I live in Larkspur, population 12,000 or so, about ten minutes walk from a historic downtown that’s only four blocks long. And yet in my little town I’ve seen acclaimed opera productions, Tony-winning plays, great local musicians, singers, and actors—all in a beautifully restored 1936 movie theater, the single best cultural space in Marin, as far as I’m concerned.
When the previous owner left, the Lark stayed empty for several years. Because the downtown is a National Historic District, the building facades cannot be changed in any way; if you look at a photo of the street from, say, the forties, everything looks the same but the cars. That kept the single-screen theater frozen in time until it was spiffed up, renewed, and reopened as a nonprofit in 2004—with better seating, state-of-the-art sound and visuals, not to mention fresh popcorn with real butter, organic beef hot dogs, Lappert’s ice cream, even beer and wine and root beer floats. It’s been humming ever since.
On the Lark stage, we’ve seen jazz singer Paula West and solo actor Geoff Hoyle; the Hot Club of San Francisco, performing before and during three cool Surrealist silent films from France; comedians Will Durst and Mark Pitta, who each year hosts an Academy Awards-viewing party at which dressed-up patrons partake of food and wine from some of Larkspur’s finest restaurants. From my plush red-velvet seat, I’ve watched Live at the Met opera and National Theatre London plays, such as The Curious Incident of the Dog in the Night-Time. Oh, and a few movies, too. Sample program, for Wednesday, July 29: 1 p.m., Amy (new doc on Amy Winehouse); 4 p.m., I’ll See You in My Dreams (newish movie starring Blythe Danner and Sam Elliott); 6:30, Met Opera: Aida.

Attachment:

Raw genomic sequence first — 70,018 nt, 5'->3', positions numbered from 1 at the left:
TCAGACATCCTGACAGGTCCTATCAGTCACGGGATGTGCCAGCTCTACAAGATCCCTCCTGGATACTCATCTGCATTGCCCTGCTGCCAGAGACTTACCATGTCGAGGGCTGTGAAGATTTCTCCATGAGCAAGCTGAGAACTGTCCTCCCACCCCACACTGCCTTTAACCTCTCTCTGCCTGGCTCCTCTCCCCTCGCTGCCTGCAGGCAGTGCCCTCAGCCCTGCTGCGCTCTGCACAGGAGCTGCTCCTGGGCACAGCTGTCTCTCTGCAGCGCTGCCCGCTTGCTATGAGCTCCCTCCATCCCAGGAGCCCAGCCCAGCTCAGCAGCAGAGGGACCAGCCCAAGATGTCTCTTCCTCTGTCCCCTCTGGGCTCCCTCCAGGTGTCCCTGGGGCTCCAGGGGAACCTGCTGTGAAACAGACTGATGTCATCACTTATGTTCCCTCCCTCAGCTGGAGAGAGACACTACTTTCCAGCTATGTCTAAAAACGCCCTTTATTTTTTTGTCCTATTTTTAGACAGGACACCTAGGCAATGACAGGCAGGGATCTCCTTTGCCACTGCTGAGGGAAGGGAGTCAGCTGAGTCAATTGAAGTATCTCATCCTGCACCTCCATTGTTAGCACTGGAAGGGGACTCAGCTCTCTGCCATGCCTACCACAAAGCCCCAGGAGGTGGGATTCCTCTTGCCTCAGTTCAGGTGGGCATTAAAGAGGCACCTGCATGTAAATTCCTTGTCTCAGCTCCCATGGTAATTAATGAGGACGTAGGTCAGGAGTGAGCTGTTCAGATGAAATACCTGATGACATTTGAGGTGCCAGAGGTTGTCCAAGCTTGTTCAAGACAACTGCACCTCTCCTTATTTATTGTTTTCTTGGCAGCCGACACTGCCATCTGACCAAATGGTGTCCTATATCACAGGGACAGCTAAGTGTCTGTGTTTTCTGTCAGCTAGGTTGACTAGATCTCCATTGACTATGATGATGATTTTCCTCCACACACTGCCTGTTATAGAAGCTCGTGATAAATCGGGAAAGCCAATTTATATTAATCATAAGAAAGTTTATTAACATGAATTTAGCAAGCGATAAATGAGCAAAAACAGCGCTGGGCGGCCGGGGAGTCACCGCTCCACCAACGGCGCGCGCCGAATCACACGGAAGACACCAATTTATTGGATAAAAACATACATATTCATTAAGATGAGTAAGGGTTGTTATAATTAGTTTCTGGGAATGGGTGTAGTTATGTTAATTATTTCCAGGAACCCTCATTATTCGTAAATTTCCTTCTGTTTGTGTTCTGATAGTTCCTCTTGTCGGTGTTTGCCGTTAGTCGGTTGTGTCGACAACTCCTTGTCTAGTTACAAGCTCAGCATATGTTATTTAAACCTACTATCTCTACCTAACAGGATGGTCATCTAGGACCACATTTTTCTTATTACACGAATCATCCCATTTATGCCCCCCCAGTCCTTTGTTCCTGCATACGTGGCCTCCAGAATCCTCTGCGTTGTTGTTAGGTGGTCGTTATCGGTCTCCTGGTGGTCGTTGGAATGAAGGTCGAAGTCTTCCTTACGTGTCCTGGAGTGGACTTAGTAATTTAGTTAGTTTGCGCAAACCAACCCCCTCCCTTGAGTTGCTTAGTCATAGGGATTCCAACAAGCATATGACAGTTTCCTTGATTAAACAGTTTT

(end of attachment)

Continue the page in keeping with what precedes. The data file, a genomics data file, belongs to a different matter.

And next week, thanks to the Lark’s inventive executive director, Ellie Mednick, comes Summertime: Pure Gershwin. To start, tenor Othello Jefferson, soprano Hope Briggs, and baritone Frederick Mathews, accompanied by music director Barry Koron, will perform a concert version of George and Ira Gershwin’s beloved operatic musical Porgy and Bess, co-written with DuBose Heyward. After a reception in the lobby comes a screening of Rhapsody in Blue, the 1945 Gershwin bio-pic starring Robert Alda as George, Herbert Rudley as his lyricist brother, Ira, and people like Paul Whiteman, Al Jolson, and Oscar Levant as themselves.
Needless to say, I’ll be in one of the plush red-velvet seats.
Aug. 1, Summertime: Pure Gershwin, live music and film, Lark Theater, 549 Magnolia Ave., Larkspur, 415.924.5111, larktheater.net.